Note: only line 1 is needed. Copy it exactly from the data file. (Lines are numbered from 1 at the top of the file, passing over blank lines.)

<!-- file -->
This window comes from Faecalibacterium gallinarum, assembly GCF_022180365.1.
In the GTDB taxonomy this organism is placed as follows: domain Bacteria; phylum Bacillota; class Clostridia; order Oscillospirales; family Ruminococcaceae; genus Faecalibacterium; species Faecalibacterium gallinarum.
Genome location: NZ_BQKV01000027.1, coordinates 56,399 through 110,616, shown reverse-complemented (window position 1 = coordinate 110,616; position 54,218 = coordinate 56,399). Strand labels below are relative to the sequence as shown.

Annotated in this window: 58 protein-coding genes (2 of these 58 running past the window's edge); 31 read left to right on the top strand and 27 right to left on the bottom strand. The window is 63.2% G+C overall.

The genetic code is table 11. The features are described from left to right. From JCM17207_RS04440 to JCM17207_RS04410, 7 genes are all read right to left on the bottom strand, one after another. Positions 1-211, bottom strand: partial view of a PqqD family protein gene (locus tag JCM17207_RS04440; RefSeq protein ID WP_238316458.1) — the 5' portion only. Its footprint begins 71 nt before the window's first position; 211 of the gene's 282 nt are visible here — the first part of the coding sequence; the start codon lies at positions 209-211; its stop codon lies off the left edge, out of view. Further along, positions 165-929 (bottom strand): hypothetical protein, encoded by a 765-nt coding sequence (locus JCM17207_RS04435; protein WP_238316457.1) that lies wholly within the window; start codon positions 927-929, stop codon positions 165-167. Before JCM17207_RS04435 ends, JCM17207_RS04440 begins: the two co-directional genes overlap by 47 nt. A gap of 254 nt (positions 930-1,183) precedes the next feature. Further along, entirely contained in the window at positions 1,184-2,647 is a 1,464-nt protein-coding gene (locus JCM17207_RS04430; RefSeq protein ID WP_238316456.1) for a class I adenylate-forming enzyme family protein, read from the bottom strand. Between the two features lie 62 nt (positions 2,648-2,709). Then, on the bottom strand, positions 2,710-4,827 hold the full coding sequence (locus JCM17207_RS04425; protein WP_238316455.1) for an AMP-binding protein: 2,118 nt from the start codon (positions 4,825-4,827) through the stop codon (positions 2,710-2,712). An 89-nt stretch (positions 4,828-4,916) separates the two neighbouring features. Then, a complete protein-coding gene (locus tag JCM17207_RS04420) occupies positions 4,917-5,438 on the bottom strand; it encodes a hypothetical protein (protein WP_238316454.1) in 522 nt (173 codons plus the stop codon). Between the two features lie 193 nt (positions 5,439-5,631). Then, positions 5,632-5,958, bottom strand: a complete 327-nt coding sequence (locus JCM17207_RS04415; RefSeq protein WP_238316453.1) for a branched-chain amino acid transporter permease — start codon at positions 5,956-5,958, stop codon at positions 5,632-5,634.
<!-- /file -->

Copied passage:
This window comes from Faecalibacterium gallinarum, assembly GCF_022180365.1.